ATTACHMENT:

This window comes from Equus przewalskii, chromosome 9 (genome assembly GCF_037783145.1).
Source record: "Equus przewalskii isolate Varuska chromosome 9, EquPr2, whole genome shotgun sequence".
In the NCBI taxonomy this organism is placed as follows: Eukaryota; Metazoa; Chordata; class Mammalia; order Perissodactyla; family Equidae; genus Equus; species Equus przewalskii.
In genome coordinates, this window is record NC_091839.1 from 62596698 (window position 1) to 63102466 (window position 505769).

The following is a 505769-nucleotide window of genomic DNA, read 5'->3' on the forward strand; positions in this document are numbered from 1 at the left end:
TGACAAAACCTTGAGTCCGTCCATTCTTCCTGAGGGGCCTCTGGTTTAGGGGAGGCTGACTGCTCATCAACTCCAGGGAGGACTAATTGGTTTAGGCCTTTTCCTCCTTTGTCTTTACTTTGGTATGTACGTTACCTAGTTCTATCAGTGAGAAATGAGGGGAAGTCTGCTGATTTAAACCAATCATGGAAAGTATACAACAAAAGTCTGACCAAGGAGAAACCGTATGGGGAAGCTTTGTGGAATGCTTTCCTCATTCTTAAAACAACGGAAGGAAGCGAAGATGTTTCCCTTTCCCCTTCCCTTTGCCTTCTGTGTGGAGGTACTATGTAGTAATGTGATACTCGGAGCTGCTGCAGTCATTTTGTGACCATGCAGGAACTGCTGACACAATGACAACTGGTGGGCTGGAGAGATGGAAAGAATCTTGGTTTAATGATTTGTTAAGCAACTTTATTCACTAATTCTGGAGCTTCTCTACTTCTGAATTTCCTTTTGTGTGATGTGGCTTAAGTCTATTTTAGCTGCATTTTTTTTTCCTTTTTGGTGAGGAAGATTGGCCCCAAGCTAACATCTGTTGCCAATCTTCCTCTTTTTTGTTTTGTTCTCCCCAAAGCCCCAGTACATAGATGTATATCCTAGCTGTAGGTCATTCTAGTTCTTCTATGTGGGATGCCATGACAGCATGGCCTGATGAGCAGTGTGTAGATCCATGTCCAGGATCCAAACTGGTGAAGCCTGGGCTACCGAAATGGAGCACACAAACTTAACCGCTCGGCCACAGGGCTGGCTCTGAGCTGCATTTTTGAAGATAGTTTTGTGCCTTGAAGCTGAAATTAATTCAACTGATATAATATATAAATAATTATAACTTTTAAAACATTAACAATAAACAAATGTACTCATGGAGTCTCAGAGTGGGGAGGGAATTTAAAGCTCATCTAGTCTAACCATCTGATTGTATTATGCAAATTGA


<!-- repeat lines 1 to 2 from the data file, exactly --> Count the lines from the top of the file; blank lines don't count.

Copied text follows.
This window comes from Equus przewalskii, chromosome 9 (genome assembly GCF_037783145.1).
Source record: "Equus przewalskii isolate Varuska chromosome 9, EquPr2, whole genome shotgun sequence".